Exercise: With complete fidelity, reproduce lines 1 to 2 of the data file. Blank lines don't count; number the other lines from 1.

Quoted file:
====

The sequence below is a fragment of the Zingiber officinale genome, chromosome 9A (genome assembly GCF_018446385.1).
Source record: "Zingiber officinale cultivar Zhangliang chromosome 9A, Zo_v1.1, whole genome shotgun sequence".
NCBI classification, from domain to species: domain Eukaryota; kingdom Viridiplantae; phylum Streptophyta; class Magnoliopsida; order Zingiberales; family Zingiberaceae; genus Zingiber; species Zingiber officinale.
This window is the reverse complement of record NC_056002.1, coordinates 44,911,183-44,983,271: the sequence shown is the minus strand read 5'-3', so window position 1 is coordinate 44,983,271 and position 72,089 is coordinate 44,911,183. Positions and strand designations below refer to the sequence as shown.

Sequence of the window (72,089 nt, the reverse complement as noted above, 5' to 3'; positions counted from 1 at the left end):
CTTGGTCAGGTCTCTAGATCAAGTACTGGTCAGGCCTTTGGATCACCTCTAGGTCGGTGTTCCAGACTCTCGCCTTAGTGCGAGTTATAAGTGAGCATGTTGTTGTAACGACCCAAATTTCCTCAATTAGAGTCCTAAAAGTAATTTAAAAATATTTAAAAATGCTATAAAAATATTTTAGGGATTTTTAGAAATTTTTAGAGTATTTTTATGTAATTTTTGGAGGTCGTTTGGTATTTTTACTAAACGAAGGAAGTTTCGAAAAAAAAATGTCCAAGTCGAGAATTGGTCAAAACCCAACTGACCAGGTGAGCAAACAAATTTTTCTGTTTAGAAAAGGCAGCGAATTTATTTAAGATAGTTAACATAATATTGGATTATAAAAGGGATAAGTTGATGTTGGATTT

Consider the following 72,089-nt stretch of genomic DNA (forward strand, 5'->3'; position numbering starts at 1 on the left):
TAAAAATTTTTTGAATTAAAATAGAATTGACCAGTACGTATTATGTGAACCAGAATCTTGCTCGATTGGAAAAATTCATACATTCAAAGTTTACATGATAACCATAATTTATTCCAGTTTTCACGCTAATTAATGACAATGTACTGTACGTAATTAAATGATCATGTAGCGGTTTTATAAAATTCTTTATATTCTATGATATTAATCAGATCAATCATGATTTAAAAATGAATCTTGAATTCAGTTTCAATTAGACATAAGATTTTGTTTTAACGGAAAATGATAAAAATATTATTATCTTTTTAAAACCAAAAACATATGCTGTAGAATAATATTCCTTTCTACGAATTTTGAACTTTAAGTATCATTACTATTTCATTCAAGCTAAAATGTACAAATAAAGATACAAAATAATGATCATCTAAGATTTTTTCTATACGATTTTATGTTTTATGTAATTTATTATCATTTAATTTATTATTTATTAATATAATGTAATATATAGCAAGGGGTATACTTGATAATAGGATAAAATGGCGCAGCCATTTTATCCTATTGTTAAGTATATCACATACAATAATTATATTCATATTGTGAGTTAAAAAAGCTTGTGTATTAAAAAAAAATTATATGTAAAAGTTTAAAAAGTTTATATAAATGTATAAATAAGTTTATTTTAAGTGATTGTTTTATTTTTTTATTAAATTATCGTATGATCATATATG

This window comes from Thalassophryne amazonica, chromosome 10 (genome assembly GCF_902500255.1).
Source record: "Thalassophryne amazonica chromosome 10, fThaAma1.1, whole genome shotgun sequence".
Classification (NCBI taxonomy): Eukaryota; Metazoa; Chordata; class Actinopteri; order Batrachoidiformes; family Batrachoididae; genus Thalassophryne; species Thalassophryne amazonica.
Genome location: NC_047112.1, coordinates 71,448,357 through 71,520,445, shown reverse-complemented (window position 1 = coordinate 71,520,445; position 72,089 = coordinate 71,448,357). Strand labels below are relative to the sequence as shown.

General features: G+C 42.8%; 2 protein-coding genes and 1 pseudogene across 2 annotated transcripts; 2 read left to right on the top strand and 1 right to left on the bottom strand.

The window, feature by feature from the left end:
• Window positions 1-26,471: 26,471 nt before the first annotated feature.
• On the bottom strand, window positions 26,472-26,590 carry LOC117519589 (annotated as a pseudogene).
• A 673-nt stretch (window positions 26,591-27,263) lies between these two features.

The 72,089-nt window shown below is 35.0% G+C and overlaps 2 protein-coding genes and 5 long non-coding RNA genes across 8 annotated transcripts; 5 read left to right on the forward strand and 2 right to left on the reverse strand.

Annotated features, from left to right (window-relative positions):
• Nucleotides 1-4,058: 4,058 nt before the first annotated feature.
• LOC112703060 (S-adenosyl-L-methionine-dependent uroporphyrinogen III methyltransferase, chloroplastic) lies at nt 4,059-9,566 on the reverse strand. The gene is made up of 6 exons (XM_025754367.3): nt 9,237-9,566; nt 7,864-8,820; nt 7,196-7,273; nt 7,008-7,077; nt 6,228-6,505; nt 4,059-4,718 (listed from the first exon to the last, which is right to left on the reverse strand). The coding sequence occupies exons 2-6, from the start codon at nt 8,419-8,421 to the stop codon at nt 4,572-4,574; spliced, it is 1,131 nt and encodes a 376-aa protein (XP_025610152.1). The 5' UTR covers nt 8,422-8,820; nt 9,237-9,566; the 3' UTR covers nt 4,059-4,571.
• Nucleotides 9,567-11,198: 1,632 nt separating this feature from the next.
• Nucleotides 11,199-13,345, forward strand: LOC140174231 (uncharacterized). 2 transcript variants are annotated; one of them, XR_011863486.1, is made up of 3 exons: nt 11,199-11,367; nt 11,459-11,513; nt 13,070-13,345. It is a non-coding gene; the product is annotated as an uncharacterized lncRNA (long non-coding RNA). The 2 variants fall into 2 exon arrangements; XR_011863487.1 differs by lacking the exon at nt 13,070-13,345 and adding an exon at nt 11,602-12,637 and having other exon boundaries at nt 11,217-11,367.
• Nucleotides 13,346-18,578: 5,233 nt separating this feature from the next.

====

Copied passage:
The sequence below is a fragment of the Zingiber officinale genome, chromosome 9A (genome assembly GCF_018446385.1).
Source record: "Zingiber officinale cultivar Zhangliang chromosome 9A, Zo_v1.1, whole genome shotgun sequence".